Two ships passing in the night, they weren’t there.
The Dodgers are a frigate pushing for their ninth Western National League title in 10 years, with an arsenal of bats and guns that feels powerful and powerful enough to power another World Series.
The Angels are like a leaky life raft that’s been adrift for weeks, their playoff hopes shattered mostly by a bunch of hitters who lead the big leagues in strikeouts – by a lot – and watch way too often, as Tommy LaSorda once said. about Kurt Bevacua. with the addition of a swear word, as if they couldn’t get into the water if they “fell out of the boat”.
Their offense was further weakened by the loss of an injured center fielder. Mike Trout to upper back spasms, all the Angels had to contend with on Friday night was Clayton Kershawthree-time National League winner Cy Young, who is arguably the greatest pitcher in Dodgers franchise history.
They didn’t stand a chance. Not only did Kershaw get through the anemic Angels, he came within six strikeouts of a perfect game, settling for eight shutout innings in which he gave up one hit and hit six in a 9-1 win in front of a sell-out crowd of 44,648. Angel Stadium.
Kershaw turned down the first 21 batters and only needed 71 innings – 54 of them strikes – to complete seven innings, his efficiency eliminating any chance of manager Dave Roberts pulling out a southpaw, as he did after Kershaw threw seven perfect innings in his rookie season in Minnesota on April 13.
Kershaw finished seventh, eliminating American League MVP Shohei Otani with a 74 mph looped curl ball and Taylor Ward with an 86 mph slider. salute the 34-year-old pitcher.
But Luis Rengifo hit a 2-for-1 slider into left field with a double early in the eighth, ending Kershaw’s bid for baseball history—the Majors had just 23 perfect games.
“You try not to think too much about it, but yeah, after the sixth inning you feel like the crowd is getting a little bit into it, and then once the seventh inning is over and you hit the top of their order again, you feel like, maybe u you have a chance at it,” Kershaw said. “It’s just a bummer. … I really wanted to do it. I think it would be a lot of fun for everyone involved.”
Kershaw was not dominant, but he wielded his three-pitch mix perfectly – a four-seam fastball that averaged 91.2 mph, a slider at 87.2 mph, and a curve at 73.4 mph – and he hit from the first pitch to 18 of 25. bats.
He improved his record to 7-2 with a 2.13 earned run average in 12 starts, increased his chances of starting the Tuesday Night All-Star Game at Dodger Stadium, led the Dodgers to their 13th win in 15 games and sent the Angels to their 11th. th defeat. in 13 games.
“I know he doesn’t like the word ‘vintage’, but it was a vintage Clayton,” Roberts said. “It was just fun to watch, fun to be a part of. Is not it? Tonight he fought nothing with his serve, with his whole pitch mix. There was no stress. He repeated his pitch. He was efficient. We make plays.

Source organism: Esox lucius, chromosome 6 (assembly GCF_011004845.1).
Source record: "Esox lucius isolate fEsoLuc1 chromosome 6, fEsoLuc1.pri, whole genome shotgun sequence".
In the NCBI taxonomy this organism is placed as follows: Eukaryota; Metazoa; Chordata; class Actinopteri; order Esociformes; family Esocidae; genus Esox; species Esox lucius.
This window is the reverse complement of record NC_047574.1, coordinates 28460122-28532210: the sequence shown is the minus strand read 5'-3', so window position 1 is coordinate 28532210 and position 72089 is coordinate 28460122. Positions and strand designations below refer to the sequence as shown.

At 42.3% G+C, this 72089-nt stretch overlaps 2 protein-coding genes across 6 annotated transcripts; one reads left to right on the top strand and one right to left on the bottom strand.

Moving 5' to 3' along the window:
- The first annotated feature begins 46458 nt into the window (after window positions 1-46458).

“So you knew he was going to give himself a chance; it was just a question, can we get a little bit lucky? But Rengifo took a good swing and broke a perfect game.”
Kershaw, who is 9-2 with a 2.13 ERA in 16 career starts against the Angels, got three superb defensive games to keep his pursuit of excellence alive. Angels lead Michael Stefanik opened the fourth from a helicopter that appeared to be heading to the left before Justin Turner intervened. The third baseman lunged, grabbed a back arm and, from one knee, landed a one-jump hit on the first, which Freddie Freeman scooped up for an out.
With two strikeouts in fifth place, Jared Walsh sped down the line at 103.2 mph to shallow right field, where Dodgers second baseman Hanser Alberto, perfectly placed, lunged, tackling from behind. Stefanik was in the lead in seventh with a hard midfield shot that Trea Turner caught. The Dodgers shortstop got up and fired first.
“Honestly, I probably should have given up four or five hits before they got that hit in the eighth,” Kershaw said. “Today the defense played unbelievably.”
Kershaw’s line-up gave him plenty of breathing room. The Dodgers scored twice on first Angels starter Patrick Sandoval, Freeman scored an RBI single—his 14th hit in 17 at-bats since Sunday—and Justin Turner’s RBI ground out.
Sandoval avoided two jams in the second and third rounds, but his defense failed him in the fifth round with two runs. An error by third baseman Jonathan Villar led to two points, and right fielder Joe Adell spun after Alberto’s nimble hit against the wall, the ball ripped off his glove for a two-run triple and a 4-0 Dodgers lead.
The Dodgers blew the game in sixth with four runs, Freeman hit a sacrifice, Smith hit an RBI double to the left — his third of four hits — and Justin Turner hit a single with two runs to center to make it 8-0. .
“There were a lot of big ones at bat,” Roberts said. “From one to nine, we were relentless.”